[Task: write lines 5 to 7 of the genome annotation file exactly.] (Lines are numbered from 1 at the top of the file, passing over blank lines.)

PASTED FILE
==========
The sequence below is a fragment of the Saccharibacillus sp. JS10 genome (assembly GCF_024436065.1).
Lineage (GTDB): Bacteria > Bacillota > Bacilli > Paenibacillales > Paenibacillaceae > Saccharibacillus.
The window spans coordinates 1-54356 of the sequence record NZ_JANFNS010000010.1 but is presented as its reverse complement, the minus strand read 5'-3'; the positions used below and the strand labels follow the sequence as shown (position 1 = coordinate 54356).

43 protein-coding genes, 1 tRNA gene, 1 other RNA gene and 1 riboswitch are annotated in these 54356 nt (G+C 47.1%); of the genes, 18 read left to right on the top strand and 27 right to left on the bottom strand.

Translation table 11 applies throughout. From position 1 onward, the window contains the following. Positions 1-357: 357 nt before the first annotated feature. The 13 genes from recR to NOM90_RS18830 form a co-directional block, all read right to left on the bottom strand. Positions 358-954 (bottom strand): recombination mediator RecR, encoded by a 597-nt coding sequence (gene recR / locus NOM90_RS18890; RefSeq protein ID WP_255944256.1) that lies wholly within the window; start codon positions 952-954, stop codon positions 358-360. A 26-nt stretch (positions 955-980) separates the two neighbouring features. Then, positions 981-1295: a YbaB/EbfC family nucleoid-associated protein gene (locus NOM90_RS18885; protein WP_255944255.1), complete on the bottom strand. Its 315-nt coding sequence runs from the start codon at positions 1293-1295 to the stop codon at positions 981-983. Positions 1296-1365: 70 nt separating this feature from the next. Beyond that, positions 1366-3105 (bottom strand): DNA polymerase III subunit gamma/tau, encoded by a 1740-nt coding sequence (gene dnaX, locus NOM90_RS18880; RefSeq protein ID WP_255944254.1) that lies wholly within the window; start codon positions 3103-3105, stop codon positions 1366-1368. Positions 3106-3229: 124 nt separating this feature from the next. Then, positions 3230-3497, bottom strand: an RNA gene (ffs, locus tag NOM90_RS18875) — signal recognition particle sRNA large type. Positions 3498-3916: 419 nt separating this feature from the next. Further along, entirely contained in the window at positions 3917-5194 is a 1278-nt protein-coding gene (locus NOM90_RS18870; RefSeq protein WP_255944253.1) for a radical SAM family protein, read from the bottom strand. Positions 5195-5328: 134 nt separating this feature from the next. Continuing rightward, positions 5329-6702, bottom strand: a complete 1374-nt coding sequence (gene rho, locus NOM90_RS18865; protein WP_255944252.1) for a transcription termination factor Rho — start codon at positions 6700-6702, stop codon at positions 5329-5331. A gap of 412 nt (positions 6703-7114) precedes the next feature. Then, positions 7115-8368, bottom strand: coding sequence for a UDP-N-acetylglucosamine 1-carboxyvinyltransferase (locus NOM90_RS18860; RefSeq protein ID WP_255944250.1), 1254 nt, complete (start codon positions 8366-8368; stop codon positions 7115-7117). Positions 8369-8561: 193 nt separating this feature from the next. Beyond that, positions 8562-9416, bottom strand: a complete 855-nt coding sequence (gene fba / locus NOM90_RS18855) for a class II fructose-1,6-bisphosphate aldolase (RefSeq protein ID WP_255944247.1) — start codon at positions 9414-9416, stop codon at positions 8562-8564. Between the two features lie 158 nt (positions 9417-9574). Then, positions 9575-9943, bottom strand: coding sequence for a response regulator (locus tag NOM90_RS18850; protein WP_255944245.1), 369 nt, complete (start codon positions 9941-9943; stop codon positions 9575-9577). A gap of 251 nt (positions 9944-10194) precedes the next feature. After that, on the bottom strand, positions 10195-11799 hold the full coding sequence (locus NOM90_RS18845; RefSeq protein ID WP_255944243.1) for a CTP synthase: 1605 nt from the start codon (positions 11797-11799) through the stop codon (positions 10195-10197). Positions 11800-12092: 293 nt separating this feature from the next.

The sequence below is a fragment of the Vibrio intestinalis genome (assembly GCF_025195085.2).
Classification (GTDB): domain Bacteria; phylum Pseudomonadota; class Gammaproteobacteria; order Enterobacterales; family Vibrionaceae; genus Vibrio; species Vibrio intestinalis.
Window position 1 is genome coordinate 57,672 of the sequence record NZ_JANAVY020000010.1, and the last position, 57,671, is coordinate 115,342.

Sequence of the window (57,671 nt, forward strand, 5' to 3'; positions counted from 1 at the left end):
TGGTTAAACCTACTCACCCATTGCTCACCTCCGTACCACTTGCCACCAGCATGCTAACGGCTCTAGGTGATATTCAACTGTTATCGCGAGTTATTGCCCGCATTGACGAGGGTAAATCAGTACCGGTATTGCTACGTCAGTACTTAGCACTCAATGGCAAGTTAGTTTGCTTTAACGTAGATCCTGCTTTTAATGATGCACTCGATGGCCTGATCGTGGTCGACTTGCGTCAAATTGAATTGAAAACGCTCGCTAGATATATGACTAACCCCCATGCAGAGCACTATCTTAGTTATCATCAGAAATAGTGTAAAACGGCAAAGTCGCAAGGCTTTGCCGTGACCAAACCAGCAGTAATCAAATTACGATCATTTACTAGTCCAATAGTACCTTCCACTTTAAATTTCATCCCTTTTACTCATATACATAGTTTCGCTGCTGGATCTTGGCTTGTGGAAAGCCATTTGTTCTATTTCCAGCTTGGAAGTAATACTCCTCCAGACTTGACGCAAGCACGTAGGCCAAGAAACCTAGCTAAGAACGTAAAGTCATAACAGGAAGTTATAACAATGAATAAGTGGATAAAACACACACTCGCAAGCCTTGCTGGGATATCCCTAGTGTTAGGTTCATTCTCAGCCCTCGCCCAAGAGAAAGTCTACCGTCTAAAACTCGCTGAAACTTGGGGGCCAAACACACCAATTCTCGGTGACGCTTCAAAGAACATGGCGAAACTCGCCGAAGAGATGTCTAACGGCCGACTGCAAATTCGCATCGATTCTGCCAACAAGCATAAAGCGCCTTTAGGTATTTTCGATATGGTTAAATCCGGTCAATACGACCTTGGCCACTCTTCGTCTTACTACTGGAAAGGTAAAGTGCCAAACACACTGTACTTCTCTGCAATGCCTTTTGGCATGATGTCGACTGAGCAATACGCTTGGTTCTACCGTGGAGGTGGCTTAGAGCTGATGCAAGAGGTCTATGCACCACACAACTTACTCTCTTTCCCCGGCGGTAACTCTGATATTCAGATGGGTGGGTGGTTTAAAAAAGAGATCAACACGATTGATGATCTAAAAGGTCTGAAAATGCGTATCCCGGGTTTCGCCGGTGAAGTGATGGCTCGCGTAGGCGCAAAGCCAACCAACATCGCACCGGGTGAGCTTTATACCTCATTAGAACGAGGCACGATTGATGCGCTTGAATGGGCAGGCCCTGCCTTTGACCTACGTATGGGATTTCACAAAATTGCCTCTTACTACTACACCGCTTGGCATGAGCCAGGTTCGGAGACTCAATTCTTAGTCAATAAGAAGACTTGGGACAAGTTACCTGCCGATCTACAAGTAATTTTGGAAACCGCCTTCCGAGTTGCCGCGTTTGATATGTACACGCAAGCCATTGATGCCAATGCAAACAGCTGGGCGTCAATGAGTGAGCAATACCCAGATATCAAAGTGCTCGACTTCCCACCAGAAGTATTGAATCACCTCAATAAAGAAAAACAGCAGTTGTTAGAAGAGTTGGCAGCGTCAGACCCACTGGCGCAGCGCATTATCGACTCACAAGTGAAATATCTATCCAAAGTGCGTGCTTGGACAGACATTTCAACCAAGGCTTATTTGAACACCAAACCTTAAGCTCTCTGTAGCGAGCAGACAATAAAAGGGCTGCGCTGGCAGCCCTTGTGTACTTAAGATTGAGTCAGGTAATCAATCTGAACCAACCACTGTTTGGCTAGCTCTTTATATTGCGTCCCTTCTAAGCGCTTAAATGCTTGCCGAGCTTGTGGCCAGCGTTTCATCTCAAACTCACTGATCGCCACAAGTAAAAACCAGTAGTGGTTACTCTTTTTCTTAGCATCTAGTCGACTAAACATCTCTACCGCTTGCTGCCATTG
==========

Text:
Translation table 11 applies throughout. From position 1 onward, the window contains the following. Positions 1-357: 357 nt before the first annotated feature. The 13 genes from recR to NOM90_RS18830 form a co-directional block, all read right to left on the bottom strand. Positions 358-954 (bottom strand): recombination mediator RecR, encoded by a 597-nt coding sequence (gene recR / locus NOM90_RS18890; RefSeq protein ID WP_255944256.1) that lies wholly within the window; start codon positions 952-954, stop codon positions 358-360. A 26-nt stretch (positions 955-980) separates the two neighbouring features. Then, positions 981-1295: a YbaB/EbfC family nucleoid-associated protein gene (locus NOM90_RS18885; protein WP_255944255.1), complete on the bottom strand. Its 315-nt coding sequence runs from the start codon at positions 1293-1295 to the stop codon at positions 981-983. Positions 1296-1365: 70 nt separating this feature from the next. Beyond that, positions 1366-3105 (bottom strand): DNA polymerase III subunit gamma/tau, encoded by a 1740-nt coding sequence (gene dnaX, locus NOM90_RS18880; RefSeq protein ID WP_255944254.1) that lies wholly within the window; start codon positions 3103-3105, stop codon positions 1366-1368. Positions 3106-3229: 124 nt separating this feature from the next. Then, positions 3230-3497, bottom strand: an RNA gene (ffs, locus tag NOM90_RS18875) — signal recognition particle sRNA large type. Positions 3498-3916: 419 nt separating this feature from the next. Further along, entirely contained in the window at positions 3917-5194 is a 1278-nt protein-coding gene (locus NOM90_RS18870; RefSeq protein WP_255944253.1) for a radical SAM family protein, read from the bottom strand. Positions 5195-5328: 134 nt separating this feature from the next. Continuing rightward, positions 5329-6702, bottom strand: a complete 1374-nt coding sequence (gene rho, locus NOM90_RS18865; protein WP_255944252.1) for a transcription termination factor Rho — start codon at positions 6700-6702, stop codon at positions 5329-5331. A gap of 412 nt (positions 6703-7114) precedes the next feature. Then, positions 7115-8368, bottom strand: coding sequence for a UDP-N-acetylglucosamine 1-carboxyvinyltransferase (locus NOM90_RS18860; RefSeq protein ID WP_255944250.1), 1254 nt, complete (start codon positions 8366-8368; stop codon positions 7115-7117). Positions 8369-8561: 193 nt separating this feature from the next. Beyond that, positions 8562-9416, bottom strand: a complete 855-nt coding sequence (gene fba / locus NOM90_RS18855) for a class II fructose-1,6-bisphosphate aldolase (RefSeq protein ID WP_255944247.1) — start codon at positions 9414-9416, stop codon at positions 8562-8564. Between the two features lie 158 nt (positions 9417-9574). Then, positions 9575-9943, bottom strand: coding sequence for a response regulator (locus tag NOM90_RS18850; protein WP_255944245.1), 369 nt, complete (start codon positions 9941-9943; stop codon positions 9575-9577). A gap of 251 nt (positions 9944-10194) precedes the next feature. After that, on the bottom strand, positions 10195-11799 hold the full coding sequence (locus NOM90_RS18845; RefSeq protein ID WP_255944243.1) for a CTP synthase: 1605 nt from the start codon (positions 11797-11799) through the stop codon (positions 10195-10197). Positions 11800-12092: 293 nt separating this feature from the next.

The sequence below is a fragment of the Vibrio intestinalis genome (assembly GCF_025195085.2).
Classification (GTDB): domain Bacteria; phylum Pseudomonadota; class Gammaproteobacteria; order Enterobacterales; family Vibrionaceae; genus Vibrio; species Vibrio intestinalis.